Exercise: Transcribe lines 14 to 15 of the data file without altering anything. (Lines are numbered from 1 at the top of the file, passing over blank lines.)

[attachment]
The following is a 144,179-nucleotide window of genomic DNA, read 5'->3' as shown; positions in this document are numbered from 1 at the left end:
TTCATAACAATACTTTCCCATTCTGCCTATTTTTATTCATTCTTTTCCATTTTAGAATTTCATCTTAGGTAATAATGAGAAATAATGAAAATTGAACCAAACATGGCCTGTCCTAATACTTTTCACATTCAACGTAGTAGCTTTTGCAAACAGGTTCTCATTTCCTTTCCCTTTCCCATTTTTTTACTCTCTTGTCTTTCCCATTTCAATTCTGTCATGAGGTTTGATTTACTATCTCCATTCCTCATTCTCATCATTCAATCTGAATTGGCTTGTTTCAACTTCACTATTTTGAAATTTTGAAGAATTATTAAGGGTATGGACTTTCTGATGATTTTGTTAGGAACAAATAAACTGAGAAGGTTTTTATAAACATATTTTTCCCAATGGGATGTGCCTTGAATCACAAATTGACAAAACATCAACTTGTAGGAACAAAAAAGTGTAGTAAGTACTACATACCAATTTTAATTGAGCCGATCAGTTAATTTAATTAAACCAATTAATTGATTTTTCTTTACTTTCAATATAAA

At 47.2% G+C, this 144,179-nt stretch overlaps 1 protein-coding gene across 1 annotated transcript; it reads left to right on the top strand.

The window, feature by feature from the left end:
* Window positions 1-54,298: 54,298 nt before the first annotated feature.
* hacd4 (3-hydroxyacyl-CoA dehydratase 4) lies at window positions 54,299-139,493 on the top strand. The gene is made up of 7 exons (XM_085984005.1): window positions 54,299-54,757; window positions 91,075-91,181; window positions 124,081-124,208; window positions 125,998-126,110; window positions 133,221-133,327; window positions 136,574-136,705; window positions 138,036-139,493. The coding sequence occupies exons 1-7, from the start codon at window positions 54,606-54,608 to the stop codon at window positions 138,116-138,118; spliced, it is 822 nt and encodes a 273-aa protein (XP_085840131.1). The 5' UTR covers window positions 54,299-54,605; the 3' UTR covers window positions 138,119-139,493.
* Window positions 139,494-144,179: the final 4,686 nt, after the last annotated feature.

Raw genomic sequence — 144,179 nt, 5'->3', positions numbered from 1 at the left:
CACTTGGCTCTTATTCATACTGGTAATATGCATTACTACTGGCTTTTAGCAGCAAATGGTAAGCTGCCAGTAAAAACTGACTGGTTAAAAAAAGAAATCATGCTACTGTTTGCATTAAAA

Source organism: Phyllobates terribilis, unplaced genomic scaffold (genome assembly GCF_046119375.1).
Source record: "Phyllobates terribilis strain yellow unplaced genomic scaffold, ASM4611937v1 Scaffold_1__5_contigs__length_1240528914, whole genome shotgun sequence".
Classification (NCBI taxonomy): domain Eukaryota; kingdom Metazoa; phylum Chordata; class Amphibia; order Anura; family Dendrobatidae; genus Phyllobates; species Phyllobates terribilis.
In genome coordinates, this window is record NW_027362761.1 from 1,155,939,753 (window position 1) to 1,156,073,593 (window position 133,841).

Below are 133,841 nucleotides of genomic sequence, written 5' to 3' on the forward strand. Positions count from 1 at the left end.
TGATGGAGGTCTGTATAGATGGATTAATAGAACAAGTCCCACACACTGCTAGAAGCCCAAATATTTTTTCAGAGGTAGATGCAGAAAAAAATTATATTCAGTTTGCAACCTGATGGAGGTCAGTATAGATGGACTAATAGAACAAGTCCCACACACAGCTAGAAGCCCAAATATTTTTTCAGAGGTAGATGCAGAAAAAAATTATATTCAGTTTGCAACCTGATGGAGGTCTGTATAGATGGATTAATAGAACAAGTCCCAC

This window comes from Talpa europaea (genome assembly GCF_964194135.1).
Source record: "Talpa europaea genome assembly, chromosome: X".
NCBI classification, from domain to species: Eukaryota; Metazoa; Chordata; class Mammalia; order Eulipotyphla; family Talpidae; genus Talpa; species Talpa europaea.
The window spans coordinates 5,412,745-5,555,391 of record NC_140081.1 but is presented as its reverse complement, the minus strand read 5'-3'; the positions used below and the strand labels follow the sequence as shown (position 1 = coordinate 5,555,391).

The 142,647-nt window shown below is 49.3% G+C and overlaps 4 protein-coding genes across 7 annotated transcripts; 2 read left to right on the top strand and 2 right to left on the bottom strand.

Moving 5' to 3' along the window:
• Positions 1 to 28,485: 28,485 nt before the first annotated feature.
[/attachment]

Below are 133,841 nucleotides of genomic sequence, written 5' to 3' on the forward strand. Positions count from 1 at the left end.
TGATGGAGGTCTGTATAGATGGATTAATAGAACAAGTCCCACACACTGCTAGAAGCCCAAATATTTTTTCAGAGGTAGATGCAGAAAAAAATTATATTCAGTTTGCAACCTGATGGAGGTCAGTATAGATGGACTAATAGAACAAGTCCCACACACAGCTAGAAGCCCAAATATTTTTTCAGAGGTAGATGCAGAAAAAAATTATATTCAGTTTGCAACCTGATGGAGGTCTGTATAGATGGATTAATAGAACAAGTCCCAC